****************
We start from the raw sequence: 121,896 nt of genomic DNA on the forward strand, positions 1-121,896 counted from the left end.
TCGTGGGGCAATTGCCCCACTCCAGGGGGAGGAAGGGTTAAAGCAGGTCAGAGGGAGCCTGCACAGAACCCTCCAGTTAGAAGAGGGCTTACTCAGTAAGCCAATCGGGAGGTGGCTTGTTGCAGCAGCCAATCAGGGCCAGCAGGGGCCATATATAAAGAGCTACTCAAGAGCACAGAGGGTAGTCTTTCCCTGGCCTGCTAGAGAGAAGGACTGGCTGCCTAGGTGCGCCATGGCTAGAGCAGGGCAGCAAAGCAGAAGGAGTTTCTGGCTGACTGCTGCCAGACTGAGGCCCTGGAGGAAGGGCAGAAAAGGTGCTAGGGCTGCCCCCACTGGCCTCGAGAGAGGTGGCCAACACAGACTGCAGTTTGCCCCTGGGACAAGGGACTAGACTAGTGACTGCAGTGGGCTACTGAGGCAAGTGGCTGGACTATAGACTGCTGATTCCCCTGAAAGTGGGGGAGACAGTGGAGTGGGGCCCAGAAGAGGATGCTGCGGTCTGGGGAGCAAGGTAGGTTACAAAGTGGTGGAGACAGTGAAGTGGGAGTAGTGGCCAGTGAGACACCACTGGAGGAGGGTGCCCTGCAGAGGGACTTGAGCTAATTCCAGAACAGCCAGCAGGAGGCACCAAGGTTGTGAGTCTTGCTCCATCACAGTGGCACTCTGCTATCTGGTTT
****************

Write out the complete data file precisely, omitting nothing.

We start from the raw sequence: 121,896 nt of genomic DNA on the forward strand, positions 1-121,896 counted from the left end.
TCGTGGGGCAATTGCCCCACTCCAGGGGGAGGAAGGGTTAAAGCAGGTCAGAGGGAGCCTGCACAGAACCCTCCAGTTAGAAGAGGGCTTACTCAGTAAGCCAATCGGGAGGTGGCTTGTTGCAGCAGCCAATCAGGGCCAGCAGGGGCCATATATAAAGAGCTACTCAAGAGCACAGAGGGTAGTCTTTCCCTGGCCTGCTAGAGAGAAGGACTGGCTGCCTAGGTGCGCCATGGCTAGAGCAGGGCAGCAAAGCAGAAGGAGTTTCTGGCTGACTGCTGCCAGACTGAGGCCCTGGAGGAAGGGCAGAAAAGGTGCTAGGGCTGCCCCCACTGGCCTCGAGAGAGGTGGCCAACACAGACTGCAGTTTGCCCCTGGGACAAGGGACTAGACTAGTGACTGCAGTGGGCTACTGAGGCAAGTGGCTGGACTATAGACTGCTGATTCCCCTGAAAGTGGGGGAGACAGTGGAGTGGGGCCCAGAAGAGGATGCTGCGGTCTGGGGAGCAAGGTAGGTTACAAAGTGGTGGAGACAGTGAAGTGGGAGTAGTGGCCAGTGAGACACCACTGGAGGAGGGTGCCCTGCAGAGGGACTTGAGCTAATTCCAGAACAGCCAGCAGGAGGCACCAAGGTTGTGAGTCTTGCTCCATCACAGTGGCACTCTGCTATCTGGTTT